Updated: Apr 6
While evaluating your options to find the best food for your best friend, you’ve probably encountered conflicting opinions about grain free dog foods.
With the growing popularity of grain free dog food and many leading “healthy” commercial dog food brands involved in the study, dog owners who feed their dogs these foods (or are considering doing so) are faced with many uncertainties: How healthy is it to feed my dog grain free foods? Are there any benefits of grain free dog food? Are some dog foods or brands safer than others?
It can be complicated, but in short: the healthiest dog diet does not contain grains or the fillers that commonly replace grains. Only natural raw dog food diets avoid this problem completely.
GRAIN FREE DOG FOOD
What Is Grain Free Dog Food? “Grain free” doesn’t mean low-carbohydrates or all meat. “Grain free” has become a label that we tend to associate with “healthy” or “high quality.” Dog food that’s free of grains can be a healthy choice for your dog “When the grains are taken out of these foods, they’re just replaced with other ingredients — peas, lentils, sweet potatoes — which mean they’ll often have more carbohydrates than foods that aren’t grain free. These excess soluble carbohydrates can lead to several problems in dogs. While your dog needs carbohydrates to produce energy, too many of them can contribute to obesity, the wrong bacteria in the gut and a lack of energy. So, if a dog food is labelled “grain free” but the grains are replaced with other ingredients, it’s not necessarily a healthier option for your dog.
Any dog food made without wheat, corn, rice and other grains is considered “grain free.” Dogs still need carbohydrates for energy, though. So no-grain dog foods use alternative sources of carbs like potatoes and pea flour.
Grain allergies in dogs are so uncommon; they’re more likely to have an allergy to proteins like beef or chicken. If you suspect your dog has a food allergy or sensitivity, we recommend working with your veterinarian to find the source. They can help you identify any allergies or sensitivities and recommend a therapeutic diet to avoid allergens. This will ensure your dog continues to get the nutrition he needs.
Despite the benefits for some dogs, there are downsides to feeding a grain-free dog food. Many people assume grain free means low carb, but that’s not the case!
In fact, some dog foods without grains are higher in alternative carbohydrate sources like potatoes and peas. This could result in unintentional weight gain.
That’s why it’s so important to work with your veterinarian. Doing so will ensure your dog gets the nutrition he needs from the appropriate sources.
Is Grain Free Dog Food Good or Bad?
Gluten free and grain free diets for dogs have become increasingly popular in recent years due to concerns about food allergies or the high amounts of carbohydrates in traditional dog food. But, since this spike in popularity coincides with a rise in cases of canine dilated cardiomyopathy linked to grain free foods, many dog owners are at a loss about whether grain free diets are actually safe.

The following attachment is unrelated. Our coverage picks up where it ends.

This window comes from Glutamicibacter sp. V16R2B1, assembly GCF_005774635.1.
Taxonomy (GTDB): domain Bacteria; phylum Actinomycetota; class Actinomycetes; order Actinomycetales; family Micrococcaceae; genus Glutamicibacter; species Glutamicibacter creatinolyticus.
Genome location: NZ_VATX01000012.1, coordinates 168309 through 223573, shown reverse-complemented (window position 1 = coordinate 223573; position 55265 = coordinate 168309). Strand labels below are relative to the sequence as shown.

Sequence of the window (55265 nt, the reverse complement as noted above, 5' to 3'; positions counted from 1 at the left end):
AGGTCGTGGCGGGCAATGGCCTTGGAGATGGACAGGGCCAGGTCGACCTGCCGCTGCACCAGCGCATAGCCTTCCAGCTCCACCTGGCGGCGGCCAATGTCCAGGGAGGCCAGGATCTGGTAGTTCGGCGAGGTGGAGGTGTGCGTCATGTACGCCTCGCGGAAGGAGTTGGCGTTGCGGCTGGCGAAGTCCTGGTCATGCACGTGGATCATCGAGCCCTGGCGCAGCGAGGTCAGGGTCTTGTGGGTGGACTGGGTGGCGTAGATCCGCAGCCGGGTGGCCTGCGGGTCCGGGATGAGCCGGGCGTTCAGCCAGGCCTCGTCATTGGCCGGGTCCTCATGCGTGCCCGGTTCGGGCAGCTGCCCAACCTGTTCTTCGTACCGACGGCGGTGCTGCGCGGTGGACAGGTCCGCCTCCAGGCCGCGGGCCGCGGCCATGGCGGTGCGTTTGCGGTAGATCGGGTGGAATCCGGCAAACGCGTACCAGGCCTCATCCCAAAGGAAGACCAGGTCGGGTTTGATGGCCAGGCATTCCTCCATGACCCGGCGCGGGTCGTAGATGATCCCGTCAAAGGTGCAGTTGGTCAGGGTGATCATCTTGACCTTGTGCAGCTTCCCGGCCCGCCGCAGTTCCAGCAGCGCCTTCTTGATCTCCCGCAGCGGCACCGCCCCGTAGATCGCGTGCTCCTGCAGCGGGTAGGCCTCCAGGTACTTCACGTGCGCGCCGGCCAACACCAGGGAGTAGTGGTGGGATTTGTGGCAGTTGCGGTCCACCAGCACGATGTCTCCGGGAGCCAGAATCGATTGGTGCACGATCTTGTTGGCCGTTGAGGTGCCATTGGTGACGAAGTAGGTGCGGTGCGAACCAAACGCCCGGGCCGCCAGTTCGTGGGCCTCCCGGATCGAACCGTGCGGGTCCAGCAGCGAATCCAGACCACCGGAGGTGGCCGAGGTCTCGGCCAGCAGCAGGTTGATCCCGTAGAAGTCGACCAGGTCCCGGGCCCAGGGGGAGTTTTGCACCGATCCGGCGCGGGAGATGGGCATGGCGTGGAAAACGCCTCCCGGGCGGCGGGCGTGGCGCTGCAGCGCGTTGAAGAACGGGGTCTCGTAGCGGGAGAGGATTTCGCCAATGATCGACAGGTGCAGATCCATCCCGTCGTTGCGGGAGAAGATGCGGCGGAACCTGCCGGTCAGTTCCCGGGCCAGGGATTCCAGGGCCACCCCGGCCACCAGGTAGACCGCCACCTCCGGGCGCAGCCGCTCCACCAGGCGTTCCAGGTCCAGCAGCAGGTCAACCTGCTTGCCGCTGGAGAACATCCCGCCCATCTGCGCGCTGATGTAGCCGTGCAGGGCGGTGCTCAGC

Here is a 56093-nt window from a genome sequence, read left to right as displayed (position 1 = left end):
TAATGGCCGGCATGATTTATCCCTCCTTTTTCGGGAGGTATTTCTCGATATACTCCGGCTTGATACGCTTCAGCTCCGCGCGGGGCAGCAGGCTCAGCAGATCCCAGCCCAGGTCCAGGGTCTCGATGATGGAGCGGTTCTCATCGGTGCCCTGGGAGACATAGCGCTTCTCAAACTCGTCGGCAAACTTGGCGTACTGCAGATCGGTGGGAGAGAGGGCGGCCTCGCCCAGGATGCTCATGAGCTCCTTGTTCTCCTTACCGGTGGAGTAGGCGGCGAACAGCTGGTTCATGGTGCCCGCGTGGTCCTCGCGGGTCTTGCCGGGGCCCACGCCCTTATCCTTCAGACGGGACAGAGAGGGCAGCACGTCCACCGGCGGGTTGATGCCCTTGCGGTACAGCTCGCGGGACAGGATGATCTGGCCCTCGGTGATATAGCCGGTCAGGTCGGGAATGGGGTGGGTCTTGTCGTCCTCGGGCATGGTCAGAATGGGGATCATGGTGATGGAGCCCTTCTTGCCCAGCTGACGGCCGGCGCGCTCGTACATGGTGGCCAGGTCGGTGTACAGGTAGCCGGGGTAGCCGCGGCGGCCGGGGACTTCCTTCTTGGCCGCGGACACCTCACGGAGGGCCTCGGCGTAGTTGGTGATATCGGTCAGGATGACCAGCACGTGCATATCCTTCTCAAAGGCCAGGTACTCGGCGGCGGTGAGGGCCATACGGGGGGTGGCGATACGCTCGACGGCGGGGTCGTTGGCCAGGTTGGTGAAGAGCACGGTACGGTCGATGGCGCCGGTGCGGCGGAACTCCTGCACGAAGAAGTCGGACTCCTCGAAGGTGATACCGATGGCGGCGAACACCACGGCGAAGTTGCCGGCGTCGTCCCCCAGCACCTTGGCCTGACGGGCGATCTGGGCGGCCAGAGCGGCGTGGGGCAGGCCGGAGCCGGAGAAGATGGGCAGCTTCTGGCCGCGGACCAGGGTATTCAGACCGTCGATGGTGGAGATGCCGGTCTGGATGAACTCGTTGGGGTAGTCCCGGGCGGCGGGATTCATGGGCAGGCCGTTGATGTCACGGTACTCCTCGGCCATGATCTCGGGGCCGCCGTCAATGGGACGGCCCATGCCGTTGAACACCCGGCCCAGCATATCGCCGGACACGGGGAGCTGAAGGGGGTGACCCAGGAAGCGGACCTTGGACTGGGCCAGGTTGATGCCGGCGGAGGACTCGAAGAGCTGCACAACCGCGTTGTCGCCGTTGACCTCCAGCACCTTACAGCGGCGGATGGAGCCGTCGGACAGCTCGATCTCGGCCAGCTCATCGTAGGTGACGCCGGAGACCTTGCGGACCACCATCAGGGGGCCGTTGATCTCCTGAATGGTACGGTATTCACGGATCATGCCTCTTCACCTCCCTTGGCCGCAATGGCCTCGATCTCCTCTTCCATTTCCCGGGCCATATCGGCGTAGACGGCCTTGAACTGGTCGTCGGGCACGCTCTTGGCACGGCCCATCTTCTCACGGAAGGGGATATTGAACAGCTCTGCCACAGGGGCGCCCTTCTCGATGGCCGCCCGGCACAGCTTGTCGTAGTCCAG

How concerned should dog owners be about the Grain Free Diet Alert?
If a dog food is labelled “grain free” but the grains are replaced with other ingredients, it’s not necessarily a healthier option for your dog. As people have begun questioning the role grains play in their own diets, they’ve started to question their purpose in their dog’s food, too.
Many dog owners want to know what purpose grains serve in dog food and whether Fido really needs them. Understanding the difference between regular and grain-free dog food and the role those ingredients play can help you choose which option is right for your dog.
Regular Dog Food vs Grain-Free Dog Food
Dog Food with Grains
When we say “regular dog food,” we simply mean dog food that contains grans. Dog food with grains is still a popular choice among many owners.
It’s easy to find on shelves and is often more affordable than grain-free varieties. What are considered grains in dog food, though?
If you look at a regular, grain dog food label, you might see a combination of some of the following:
Wheat /Corn /Barley /Oats/ Rye /Rice /Soy
It’s important to note gluten-free dog food excludes gluten-containing grains like wheat. It may include other grains like corn and rice, however now that you know some of the more popular grains found in dog food, you may be wondering “What purpose do grains serve?”
What purpose do grains serve?
Although seen by some as nonessential, “Grains are actually an excellent nutrient source,
They provide carbohydrates, which give your dog energy and supply fiber to promote digestion. Grains also include essential nutrients like protein and linoleic acid, an essential fatty acid for dogs.
Grain-free dog food may have some benefits, but the decision ultimately comes down to what you—and your dog—prefer. We recommend consulting with your veterinarian before switching your dog to a grain-free diet. Your veterinarian can help you determine if that’s the best dietary decision for your dog or if there are better alternatives based on his age and life stage, health and other unique factors.
A raw dog food diet is a good way to reap the benefits of a healthy grain free diet without having to worry about risks that come from fillers or ingredients used to replace grains.